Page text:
Baugé targets Olympic Gold after triple world championship

Grégory Baugé celebrates his victory with his friends and family

Grégory Baugé celebrates his victory with his friends and family (Image credit: AFP Photo)

Grégory Baugé, who claimed his third sprint Gold medal at last week's Track Worlds in Apeldoorn, Netherlands, now targets his first Olympic Gold at the London Olympics in 2012. The French rider told L'Equipe that an Olympic consecration would be a significant highlight of his career, even more so at the tender age of 27.

"It's not the third title that counts - the important thing is to win," he said after receiving the honours. "It's an enormous satisfaction. This title isn't more beautiful than the first (2009), but I continue to progress. I am not Olympic champion yet, but that is my goal."

After his victorious ride, Baugé saluted two-time Olympic sprint champion Jens Fiedler seated in the public - a way for the Frenchman to affirm his status and pride. "It meant to say that it's me, Grégory Baugé. I'm 26 years old, I'm black, French but originally from Guadeloupe, and I'm three times world champion. I am part of the elite that has marked the sprint," he proudly said.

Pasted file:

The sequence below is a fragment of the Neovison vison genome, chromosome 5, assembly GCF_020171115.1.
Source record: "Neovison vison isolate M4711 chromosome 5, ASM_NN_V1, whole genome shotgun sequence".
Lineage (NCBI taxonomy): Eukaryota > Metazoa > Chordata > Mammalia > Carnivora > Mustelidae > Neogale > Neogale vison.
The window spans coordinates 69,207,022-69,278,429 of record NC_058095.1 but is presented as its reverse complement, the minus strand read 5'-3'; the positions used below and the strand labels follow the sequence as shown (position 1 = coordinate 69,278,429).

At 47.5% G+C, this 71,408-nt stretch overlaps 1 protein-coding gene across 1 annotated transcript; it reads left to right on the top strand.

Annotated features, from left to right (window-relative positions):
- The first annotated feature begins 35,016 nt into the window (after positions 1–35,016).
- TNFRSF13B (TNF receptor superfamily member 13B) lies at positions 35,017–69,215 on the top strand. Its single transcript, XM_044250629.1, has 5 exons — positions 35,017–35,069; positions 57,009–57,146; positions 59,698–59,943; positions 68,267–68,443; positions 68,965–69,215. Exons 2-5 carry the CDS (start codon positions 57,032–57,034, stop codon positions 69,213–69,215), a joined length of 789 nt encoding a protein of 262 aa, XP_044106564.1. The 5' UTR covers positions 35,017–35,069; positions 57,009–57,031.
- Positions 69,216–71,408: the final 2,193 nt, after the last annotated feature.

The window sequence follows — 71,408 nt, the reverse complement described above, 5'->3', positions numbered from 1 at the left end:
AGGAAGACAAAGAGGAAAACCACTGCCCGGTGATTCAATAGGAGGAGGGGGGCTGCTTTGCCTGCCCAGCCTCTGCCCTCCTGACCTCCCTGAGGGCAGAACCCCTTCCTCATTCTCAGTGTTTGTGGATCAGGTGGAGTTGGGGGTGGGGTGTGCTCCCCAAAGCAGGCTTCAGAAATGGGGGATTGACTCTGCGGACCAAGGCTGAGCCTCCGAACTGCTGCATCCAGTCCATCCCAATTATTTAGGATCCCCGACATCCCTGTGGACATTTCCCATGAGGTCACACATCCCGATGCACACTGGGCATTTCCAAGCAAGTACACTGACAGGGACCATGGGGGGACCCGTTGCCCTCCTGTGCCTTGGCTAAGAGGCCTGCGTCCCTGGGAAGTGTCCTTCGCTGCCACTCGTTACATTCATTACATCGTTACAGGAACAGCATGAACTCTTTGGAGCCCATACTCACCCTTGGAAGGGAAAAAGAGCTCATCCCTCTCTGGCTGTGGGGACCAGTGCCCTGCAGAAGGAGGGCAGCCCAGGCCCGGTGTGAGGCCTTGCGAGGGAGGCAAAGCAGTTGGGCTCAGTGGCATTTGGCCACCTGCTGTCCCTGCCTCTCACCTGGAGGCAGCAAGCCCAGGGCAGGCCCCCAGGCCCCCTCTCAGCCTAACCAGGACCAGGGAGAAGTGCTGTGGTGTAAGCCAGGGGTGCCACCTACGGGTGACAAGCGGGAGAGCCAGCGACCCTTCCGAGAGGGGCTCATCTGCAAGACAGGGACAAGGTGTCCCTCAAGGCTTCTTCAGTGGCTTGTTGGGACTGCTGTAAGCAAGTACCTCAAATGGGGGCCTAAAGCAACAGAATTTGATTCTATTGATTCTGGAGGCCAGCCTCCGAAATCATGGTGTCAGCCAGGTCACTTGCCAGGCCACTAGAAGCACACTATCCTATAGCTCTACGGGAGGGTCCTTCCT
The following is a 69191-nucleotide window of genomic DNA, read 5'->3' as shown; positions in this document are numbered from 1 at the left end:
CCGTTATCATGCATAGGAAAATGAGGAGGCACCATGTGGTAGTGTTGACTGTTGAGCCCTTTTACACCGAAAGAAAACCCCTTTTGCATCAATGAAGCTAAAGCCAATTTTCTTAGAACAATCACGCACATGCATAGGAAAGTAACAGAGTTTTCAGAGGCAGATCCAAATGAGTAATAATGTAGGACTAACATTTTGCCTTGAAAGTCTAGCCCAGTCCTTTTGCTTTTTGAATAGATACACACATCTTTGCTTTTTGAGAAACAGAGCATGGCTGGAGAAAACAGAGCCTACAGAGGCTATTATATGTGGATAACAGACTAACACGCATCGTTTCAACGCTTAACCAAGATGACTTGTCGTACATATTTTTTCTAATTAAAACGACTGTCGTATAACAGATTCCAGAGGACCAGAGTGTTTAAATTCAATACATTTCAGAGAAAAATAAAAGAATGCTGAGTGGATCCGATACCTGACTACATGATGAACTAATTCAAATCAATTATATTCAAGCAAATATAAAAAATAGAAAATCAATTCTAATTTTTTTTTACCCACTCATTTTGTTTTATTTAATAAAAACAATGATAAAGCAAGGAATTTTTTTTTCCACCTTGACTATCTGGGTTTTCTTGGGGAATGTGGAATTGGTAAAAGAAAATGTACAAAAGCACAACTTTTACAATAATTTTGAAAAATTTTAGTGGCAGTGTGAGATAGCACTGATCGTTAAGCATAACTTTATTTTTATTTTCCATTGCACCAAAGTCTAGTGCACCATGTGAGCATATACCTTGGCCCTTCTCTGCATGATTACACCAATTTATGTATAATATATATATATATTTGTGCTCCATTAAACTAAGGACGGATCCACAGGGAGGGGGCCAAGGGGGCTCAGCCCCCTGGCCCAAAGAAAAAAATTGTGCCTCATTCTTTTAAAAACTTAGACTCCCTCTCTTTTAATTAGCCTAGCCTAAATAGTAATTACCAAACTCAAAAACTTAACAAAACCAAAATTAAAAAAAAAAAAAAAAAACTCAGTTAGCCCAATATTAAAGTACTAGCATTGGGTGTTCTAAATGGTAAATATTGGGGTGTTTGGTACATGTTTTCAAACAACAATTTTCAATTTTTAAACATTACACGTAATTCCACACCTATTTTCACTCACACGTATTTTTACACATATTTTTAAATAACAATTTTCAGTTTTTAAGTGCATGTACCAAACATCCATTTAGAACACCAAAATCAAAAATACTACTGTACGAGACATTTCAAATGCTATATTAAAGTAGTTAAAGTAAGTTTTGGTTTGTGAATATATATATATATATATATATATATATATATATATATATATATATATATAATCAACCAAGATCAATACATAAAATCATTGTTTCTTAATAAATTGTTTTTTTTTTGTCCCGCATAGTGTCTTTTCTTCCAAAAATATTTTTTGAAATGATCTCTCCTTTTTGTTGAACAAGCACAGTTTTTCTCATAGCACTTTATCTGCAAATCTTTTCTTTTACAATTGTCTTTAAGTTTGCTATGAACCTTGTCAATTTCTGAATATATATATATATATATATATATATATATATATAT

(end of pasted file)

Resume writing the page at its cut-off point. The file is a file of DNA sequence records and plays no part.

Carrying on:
Next year, in London, Baugé will naturally be the great favourite for the sprint crown, and he felt very confident. "Honestly, I have no fear [of losing - ed.]. I was a favourite, here, too. I am still hungry.

"But to me, it's not the jersey that is the real goal. It's to stand up against the sprinters who pretend to be the best and to beat them on D-Day. That's what's really good."

As a teenager, Baugé started riding racing on the road, but then opted for the track. "I had fun in the finale, when you had to ride up to the front of the peloton to do the sprint. I loved to win.

"[But] I think a road career would have been difficult for me with my skin colour; the scene is not ready for it yet," he added, alluding to latent racism in the pro peloton.

But the track sprint king did not rule out a possible match against the currently fastest road sprinter, Mark Cavendish (HTC-Highroad), who moreover is no stranger to the track. "That would be awesome, a sprint against him on the road," Baugé replied when asked if he thought he could beat him. "I think I'd beat him, yes. But I would need adapted material - a road bike is less stiff than our bikes. I would be afraid of putting out all I have."

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